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Not what we meant by “mobile”

Not what we meant by “mobile” published on No Comments on Not what we meant by “mobile”

Originally posted on ReadWriteWeb

I’m on holiday this week, which means either I set up this post in advance, or I’m taking time out from Anaconda Wrestling Fantasy Camp to get it out to you.

Either way, you should feel terribly flattered.

MacBook (Not) Air

MacBook (Not) Air published on 2 Comments on MacBook (Not) Air

Originally published on ReadWriteWeb

Fly any airline and you’ll see two parallel rituals being conducted just before takeoff: flight attendants politely reminding passengers to switch off everything remotely entertaining for their own safety, and a subset of the passengers covertly eking out every last second of keyboarding they can before they get caught.

For some of those passengers, the lack of compliance stems from an innate need to defy any authority; for others, a neurotic fear of even a nanosecond of unavoidable disconnection. And for still others, it comes from deep-seated skepticism that 21st-century airline avionics are really all that vulnerable to a few stray processor cycles and rogue oscillations.

I could easily see myself with a foot in each of those camps. (I’d need to graft on a whole new foot to achieve that, but work with me on this.) And yet…

See, here’s the thing. I know (roughly) the physics that keeps a multi-ton steel behemoth aloft. I know the huge amounts invested in the care and maintenance of its systems. I’ve flown countless times.

Yet to some prehistoric part of my brain, it still seems like a complete freaking miracle to me that those wheels actually do leave the tarmac for any significant length of time. And to keep that miracle happening long enough to get us to a safe cruising altitude, my inner awestruck Neanderthal is happy to switch off whatever gizmo it takes: iPad, Kindle, pacemaker… just name it.

But that’s me. When it comes to switching off before taking off, where do you land?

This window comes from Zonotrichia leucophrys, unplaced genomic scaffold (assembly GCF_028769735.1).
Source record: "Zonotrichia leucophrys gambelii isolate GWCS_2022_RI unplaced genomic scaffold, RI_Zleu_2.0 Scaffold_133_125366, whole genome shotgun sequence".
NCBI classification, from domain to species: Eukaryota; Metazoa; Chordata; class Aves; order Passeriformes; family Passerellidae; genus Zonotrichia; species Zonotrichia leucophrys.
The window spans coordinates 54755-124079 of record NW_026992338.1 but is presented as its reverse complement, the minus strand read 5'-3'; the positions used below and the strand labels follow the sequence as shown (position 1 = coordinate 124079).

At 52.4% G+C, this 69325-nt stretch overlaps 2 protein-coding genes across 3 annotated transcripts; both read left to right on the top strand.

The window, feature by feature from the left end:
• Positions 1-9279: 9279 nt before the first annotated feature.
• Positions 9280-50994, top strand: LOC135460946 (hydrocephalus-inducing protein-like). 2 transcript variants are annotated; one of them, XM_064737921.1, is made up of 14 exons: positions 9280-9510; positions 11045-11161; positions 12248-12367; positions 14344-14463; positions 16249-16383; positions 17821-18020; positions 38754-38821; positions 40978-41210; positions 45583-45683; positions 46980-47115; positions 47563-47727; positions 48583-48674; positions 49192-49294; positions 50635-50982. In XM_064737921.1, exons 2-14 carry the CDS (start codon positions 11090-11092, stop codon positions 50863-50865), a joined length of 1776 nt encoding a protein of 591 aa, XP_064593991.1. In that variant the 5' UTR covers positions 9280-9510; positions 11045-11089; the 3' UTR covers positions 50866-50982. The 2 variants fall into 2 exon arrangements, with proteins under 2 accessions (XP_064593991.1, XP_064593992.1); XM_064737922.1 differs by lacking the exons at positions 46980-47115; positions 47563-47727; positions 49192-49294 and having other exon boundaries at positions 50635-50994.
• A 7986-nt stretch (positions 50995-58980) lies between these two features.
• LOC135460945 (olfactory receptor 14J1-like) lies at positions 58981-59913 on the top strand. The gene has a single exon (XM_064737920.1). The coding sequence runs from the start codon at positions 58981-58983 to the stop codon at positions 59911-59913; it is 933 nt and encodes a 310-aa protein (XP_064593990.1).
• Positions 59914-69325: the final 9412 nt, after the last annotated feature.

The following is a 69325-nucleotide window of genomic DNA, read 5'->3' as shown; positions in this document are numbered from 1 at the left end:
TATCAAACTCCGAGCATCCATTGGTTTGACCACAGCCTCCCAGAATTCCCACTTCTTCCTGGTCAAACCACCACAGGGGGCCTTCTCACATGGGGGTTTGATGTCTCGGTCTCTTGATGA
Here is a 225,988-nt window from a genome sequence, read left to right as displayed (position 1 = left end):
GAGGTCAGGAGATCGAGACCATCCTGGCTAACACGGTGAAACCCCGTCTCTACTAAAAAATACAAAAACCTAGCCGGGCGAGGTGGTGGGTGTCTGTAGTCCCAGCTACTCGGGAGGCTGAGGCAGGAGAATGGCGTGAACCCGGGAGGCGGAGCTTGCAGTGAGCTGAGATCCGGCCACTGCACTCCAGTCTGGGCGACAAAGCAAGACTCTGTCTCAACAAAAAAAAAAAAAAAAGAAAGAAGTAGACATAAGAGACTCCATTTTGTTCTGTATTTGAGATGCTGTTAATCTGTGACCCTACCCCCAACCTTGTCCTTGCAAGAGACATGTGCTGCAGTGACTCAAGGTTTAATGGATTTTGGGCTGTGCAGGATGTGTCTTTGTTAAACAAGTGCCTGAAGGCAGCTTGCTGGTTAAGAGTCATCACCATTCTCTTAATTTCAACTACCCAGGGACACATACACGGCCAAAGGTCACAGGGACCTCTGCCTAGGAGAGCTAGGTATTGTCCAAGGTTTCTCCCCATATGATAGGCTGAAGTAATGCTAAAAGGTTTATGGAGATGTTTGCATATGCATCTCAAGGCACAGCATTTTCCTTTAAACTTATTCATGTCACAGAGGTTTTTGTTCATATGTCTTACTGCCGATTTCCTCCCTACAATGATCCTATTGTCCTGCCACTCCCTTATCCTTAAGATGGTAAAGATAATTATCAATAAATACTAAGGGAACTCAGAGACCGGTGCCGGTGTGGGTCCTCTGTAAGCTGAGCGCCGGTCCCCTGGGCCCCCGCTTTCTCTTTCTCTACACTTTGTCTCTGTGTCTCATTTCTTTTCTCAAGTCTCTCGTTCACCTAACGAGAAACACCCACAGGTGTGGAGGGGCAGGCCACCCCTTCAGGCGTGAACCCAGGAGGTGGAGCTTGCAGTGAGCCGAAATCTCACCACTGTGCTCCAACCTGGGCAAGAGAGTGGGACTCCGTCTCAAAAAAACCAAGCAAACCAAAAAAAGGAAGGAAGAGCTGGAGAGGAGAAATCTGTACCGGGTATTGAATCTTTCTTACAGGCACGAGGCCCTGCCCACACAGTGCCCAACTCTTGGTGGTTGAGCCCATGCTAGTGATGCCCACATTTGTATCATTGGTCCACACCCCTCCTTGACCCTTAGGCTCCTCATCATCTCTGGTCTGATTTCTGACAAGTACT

Dial ‘M’ for ‘My God, You’re All Over the Road’

Dial ‘M’ for ‘My God, You’re All Over the Road’ published on 1 Comment on Dial ‘M’ for ‘My God, You’re All Over the Road’

I live in a place where they’ve recently banned the use of mobile phones while driving, with additional penalties for texting. And I have a lot of company: Six U.S. states have prohibited handheld mobile use by drivers, and 20 won’t be happy with you if you SMS from behind the wheel.

(It’s having an impact. I’m noticing a sharp reduction in “Totally just ran someone over” tweets from friends.)

While the focus is on safety, and rightly so, I do wonder if there might be another benefit: inspiring more people to leave the car at home and take transit. Don’t laugh (well, not until you get to the cartoon, at which point I’d kind of appreciate it if you would). A lot of us treat mobile connectivity as a compulsion, and the enforced hour-long severing from the hive mind for twice-a-day commutes is a genuine pain point. And the growing strength of everything from location-aware apps to augmented reality will only sharpen it.

For car drivers, the freedom of the open road, as illusory as it has been for decades, is about to get more so. Mass transit may at times be crowded and uncomfortable, but with the escape to cyberspace just a few keystrokes away, buses and trains may well eclipse the car as the homes of true mobile freedom.

Force me to choose between my mobile phone and my car, and I’ll do my best to hang onto the phone. Your mileage, of course, may vary; what choice will you make?